(TRENTON) – A new law sponsored by Assemblywomen Bonnie Watson Coleman, Mila Jasey and Elease Evans strengthens the notification requirements for tenants living in a foreclosed property.

“Many tenants may not even know what rights they have when their building changes hands due to a foreclosure,” said Watson Coleman (D-Mercer). “We needed to close that information gap. Tenant families need the peace of mind that comes from fully understanding their rights and knowing they will not lose their home because of a foreclosure.”

Under the new law (A-4063 from the 2008-09 legislative session), buyers of a foreclosed residential property are required to notify tenants of the ownership change and that they are not required to vacate.

Similarly, creditors engaged in an ongoing foreclosure proceeding are required to include a notice to residents that a foreclosure action has been initiated and that the ownership of the property may change, but that tenants are not required to vacate the premises in the event of a foreclosure.

Buyers of a foreclosed property also are prohibited from engaging in any communication designed to persuade a tenant to vacate the property unless they make a bona fide monetary offer. Any acceptance of such an offer will be contingent upon the tenant having at least five business days to review its terms in writing, and by providing a signed acceptance. Violators will subject to either triple damages or a penalty of $2,000 plus attorney fees.

“No tenant should be forced or coerced out of their home when a building changes hands during a foreclosure,” said Jasey (D-Essex). “And if an owner wants to provide a financial incentive to a tenant, that offer must be made above-board.”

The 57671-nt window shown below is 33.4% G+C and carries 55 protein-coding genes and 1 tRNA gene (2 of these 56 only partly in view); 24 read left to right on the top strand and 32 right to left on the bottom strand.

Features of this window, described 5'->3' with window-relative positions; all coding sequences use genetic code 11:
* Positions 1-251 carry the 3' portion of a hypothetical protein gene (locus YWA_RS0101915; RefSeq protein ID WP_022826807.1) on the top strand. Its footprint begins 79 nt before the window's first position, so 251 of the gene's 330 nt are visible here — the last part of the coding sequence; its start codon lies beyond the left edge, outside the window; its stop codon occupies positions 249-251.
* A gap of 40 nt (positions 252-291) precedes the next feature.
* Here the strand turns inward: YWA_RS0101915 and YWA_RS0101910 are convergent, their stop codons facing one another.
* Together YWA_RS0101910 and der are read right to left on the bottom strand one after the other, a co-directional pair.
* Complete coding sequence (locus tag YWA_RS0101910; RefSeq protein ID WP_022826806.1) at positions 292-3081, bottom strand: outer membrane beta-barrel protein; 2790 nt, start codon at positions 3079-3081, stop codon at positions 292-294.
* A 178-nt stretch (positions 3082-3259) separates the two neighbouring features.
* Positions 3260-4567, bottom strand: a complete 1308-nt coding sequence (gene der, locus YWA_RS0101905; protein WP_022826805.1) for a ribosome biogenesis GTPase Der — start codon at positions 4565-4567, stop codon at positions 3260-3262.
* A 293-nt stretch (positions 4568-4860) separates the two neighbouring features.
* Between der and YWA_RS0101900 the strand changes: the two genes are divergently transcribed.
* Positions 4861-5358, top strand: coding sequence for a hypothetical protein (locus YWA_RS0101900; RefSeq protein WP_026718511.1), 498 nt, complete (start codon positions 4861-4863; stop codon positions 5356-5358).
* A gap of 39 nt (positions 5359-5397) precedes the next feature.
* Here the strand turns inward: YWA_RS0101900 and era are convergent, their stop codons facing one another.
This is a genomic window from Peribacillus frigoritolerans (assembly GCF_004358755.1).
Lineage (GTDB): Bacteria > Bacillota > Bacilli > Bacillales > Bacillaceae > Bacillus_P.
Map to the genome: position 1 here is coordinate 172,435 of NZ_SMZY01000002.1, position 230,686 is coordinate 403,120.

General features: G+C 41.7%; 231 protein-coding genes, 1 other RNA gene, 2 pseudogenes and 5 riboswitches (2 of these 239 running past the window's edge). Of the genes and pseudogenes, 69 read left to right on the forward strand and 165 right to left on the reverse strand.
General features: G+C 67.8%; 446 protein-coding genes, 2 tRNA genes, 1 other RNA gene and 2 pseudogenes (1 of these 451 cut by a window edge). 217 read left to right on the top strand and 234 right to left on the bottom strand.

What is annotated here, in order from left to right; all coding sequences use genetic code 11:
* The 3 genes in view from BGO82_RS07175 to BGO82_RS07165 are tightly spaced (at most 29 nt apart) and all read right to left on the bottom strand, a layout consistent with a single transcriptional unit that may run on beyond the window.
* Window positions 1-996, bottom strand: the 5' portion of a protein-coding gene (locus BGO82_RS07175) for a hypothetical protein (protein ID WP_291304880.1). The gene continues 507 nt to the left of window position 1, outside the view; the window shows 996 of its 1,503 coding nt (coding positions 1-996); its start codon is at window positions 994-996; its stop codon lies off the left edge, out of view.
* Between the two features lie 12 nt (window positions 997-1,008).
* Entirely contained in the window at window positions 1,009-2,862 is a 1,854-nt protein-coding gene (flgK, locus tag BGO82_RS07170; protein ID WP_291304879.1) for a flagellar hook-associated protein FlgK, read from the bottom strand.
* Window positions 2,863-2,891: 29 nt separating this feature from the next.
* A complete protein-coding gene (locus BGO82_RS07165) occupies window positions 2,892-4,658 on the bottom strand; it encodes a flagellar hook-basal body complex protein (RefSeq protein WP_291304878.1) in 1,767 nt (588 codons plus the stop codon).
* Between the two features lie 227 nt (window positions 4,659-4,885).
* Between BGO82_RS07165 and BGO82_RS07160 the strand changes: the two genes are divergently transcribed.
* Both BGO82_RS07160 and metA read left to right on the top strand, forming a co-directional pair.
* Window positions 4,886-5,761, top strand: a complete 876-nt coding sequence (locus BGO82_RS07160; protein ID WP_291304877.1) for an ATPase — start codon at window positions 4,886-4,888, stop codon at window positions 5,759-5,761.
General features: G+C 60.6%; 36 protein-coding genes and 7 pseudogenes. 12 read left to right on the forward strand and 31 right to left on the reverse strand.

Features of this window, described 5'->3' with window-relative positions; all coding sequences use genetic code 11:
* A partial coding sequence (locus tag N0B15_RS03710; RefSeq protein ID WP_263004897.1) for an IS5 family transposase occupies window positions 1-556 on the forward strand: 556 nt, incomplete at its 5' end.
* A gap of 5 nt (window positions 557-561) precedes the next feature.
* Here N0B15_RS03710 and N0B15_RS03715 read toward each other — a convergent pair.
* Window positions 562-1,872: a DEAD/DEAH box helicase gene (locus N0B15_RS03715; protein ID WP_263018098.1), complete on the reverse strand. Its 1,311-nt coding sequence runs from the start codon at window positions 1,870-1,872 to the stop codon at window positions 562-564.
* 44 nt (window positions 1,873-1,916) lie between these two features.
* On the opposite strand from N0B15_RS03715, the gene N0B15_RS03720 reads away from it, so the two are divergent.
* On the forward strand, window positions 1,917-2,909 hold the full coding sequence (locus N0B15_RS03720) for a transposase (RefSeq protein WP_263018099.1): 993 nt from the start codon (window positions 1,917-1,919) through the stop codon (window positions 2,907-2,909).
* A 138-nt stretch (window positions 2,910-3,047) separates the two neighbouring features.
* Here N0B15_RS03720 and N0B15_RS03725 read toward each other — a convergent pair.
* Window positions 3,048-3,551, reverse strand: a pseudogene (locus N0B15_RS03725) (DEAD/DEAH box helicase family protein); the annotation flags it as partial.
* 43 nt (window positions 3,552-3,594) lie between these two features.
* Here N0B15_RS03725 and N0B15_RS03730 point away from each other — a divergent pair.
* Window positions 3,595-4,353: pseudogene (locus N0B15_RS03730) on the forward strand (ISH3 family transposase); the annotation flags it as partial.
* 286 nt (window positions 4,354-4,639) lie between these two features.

The law also makes administrative changes to the Mortgage Stabilization and Relief Act enacted earlier this year. First, it requires a creditor in a foreclosure action to notify the clerk of the municipality in which the property is located within 10 business days of initiating a foreclosure proceeding.

The notice will include the name and contact information for the creditor representative responsible for handling complaints related to property maintenance.

Also, any creditor with a residential foreclosure proceeding before a Superior Court will be required to provide the clerk of the municipality in which the property is located a listing of all residential properties in the town that that creditor has a foreclosure action pending.

“Foreclosures don’t only impact a single family, they also can impact an entire neighborhood or overwhelm even a small town,” said Evans (D-Passaic). Creditors in a foreclosure proceeding may think they have a responsibility just to their own financial interest, but they also have an obligation to the greater community to ensure a property does not become an eyesore or safety hazard.

The bill was signed into law on Jan. 11 by then-Gov. Jon S. Corzine.

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